On this day: the Great New Orleans Fire

On the 21st of March, 1788, a fire broke out in a home in New Orleans, present-day Louisiana.

856 of the 1100 buildings in the town were destroyed.

Because the fire happened on Good Friday, priests wouldn’t allow church bells to be rung as a warning to residents.

Below is a map of the destroyed area, published in 1886. X

New Orleans Map of 1788 fire, published in 1886.

On this day: the Ku Klux Klan’s views on St Patrick’s Day

There were three movements of North America’s most infamous racist group, the Ku Klux Klan.

The second wave ran from around 1915 to 1944, and one of their aims was to “preserve American culture” by stopping European immigration (which was happening at a higher rate because of the two World Wars) into both the United States and Canada.

695px-KKK_-_St_Patricks_Day.In this 1927 cartoon the Ku Klux Klan chases the Roman Catholic Church, personified by St. Patrick, from the shores of America.

In this period, the US version of the KKK was supremely anti-Irish and anti-Italian (amongst other nationalities), and anti-Catholic. The Canadian version was concerned with trying to stop immigration from Eastern Europe, in an attempt to preserve Canada’s “British culture”.

800pxTheendkkkThe End Referring to the end of Catholic influence in the US. Klansmen Guardians of Liberty 1926.

1926

Because of these racist views, St Patrick’s Day was a target.

 

On this day: the premiere of Thaïs

1895 poster for Jules Massenet's opera Thaïs. This dates it to the original run.

1895 poster advertising the opera’s original run. X

Thaïs, a opera by Jules Massenet, had its premiere at the Opéra Garnier in Paris on the 16th of March, 1894.

ELSON(1891) p279 Sybil SANDERSON

Sibyl Sanderson in 1891

Massenet wrote the title role for American soprano Sibyl Sanderson, who performed in the premiere.

Jules_Massenet_by_Eugène_PirouJules Massenet, photographed by Eugène Pirou 1895

Jules Massenet in 1895

A famously difficult opera to perform, a revised version was presented at the same theatre four years after the first performance, though the production remains reserved for only the most talented singers.

 

Celebration of a Capital City

Canberra Day takes place on or around the 12th of March every year, and in 2016 falls on the 14th. It is the holiday for Australia’s capital city.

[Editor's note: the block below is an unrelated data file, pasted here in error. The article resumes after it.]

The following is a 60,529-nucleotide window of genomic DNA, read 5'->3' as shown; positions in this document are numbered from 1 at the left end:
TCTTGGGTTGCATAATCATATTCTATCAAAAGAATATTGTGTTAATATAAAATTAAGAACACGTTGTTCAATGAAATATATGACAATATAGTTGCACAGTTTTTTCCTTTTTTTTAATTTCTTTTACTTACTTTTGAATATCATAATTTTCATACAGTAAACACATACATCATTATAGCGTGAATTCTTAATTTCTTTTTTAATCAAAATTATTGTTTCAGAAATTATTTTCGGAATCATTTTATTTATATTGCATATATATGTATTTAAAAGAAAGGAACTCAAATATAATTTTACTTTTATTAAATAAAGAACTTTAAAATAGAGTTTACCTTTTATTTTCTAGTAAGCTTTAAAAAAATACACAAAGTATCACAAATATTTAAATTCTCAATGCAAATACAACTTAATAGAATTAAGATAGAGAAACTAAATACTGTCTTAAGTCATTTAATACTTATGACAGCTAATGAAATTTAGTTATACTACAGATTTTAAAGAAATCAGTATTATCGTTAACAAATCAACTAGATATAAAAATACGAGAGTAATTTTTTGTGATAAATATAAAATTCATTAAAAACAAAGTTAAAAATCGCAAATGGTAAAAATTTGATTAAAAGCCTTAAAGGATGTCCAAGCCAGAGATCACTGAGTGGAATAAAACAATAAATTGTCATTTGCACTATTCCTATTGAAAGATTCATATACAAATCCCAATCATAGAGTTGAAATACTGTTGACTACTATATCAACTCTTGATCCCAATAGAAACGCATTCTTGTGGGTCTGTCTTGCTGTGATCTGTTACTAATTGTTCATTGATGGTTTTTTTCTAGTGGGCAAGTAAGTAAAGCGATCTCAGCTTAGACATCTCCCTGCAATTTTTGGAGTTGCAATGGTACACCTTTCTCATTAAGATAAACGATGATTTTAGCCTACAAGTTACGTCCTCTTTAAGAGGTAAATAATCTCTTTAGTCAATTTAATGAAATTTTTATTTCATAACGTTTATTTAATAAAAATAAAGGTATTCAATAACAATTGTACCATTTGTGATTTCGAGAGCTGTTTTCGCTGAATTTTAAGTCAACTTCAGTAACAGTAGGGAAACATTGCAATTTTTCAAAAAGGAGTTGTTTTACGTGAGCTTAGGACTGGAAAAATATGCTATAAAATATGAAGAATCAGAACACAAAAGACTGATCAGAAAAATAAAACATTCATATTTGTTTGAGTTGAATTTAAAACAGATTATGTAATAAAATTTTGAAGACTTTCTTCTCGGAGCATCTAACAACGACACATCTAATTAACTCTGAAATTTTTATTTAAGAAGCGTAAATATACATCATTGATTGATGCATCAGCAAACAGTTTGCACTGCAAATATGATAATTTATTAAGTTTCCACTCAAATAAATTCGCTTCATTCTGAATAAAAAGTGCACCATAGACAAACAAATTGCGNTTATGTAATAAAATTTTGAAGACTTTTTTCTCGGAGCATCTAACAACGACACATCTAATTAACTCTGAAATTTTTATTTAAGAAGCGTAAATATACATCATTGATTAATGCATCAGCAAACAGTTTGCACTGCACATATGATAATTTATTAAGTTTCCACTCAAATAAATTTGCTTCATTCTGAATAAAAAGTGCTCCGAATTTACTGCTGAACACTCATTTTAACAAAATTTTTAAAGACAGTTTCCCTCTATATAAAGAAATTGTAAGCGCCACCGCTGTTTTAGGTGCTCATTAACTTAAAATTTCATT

The date is used because on the 12th of March, 1913 Lady Denman announced the name “Canberra” for a brand new city to serve as the nation’s capital.

Below, Lady Denman is photographed making the announcement.

800px-Naming_of_city_of_canberra_capital_hill_1913The ceremony for the naming of Canberra, 12 March 1913. Prime Minister Andrew Fisher centre. To his right is the Governor-General, Lord Denman, and to his left, Lady Denman.

Lady_Denman_1913-03-12_Canberra-nameLady Denman scans the slip of paper on which is written the name of Australia's capital, at a ceremony on 12 March 1913.

On this day: the Great Sheffield Flood

Great_Sheffield_FloodPhotograph of the Old Dale Dyke reservoir embankment, shortly following its collapse in March 1864.

The dam in 1864, shortly after the disaster. X

On the 11th of March, 1864 a dam near Sheffield, England burst its reservoir and caused a flood that killed 244 people. Additionally, more than 600 houses sustained damage or were destroyed.

The Dale Dyke Dam, where the disaster occurred, was rebuilt in 1875.

On this day: the bombing of Tokyo

780px-Tokyo_1945-3-10-1The Bombing of Tokyo (東京大空襲 Tōkyōdaikūshū), often referred to as a series of firebombing raids, was conducted by the United States Army Air Forces during the Pacific campaigns of World War II.

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The most destructive bombing raid in history was conducted by the United States on Tokyo from the 9th to 10th of March, 1945.

Known as Operation Meetinghouse, many areas of Tokyo (including residential) were totally destroyed.

Aftermath of WWII US bombing of Tokyo, 9-10th March 1945.

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This was part of a wider bombing campaign which ran from 1944 until the end of the war.

People conduct a funeral at a makeshift altar in central Tokyo on May 26, 1945, after a U.S. bombing.

A funeral is conducted in the middle of the rubble.

Between 75 000 and 200 000 people were killed, and some one million were left homeless.

645px-Firebombing_of_TokyoTokyo burns under B-29 firebomb assault. May 26, 1945.

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Seen as retaliation for Japan’s attack on Pearl Harbor, while the bombing in Tokyo actually did very little to stop Japan in World War Two, it worked wonders for pro-war propaganda in the United States.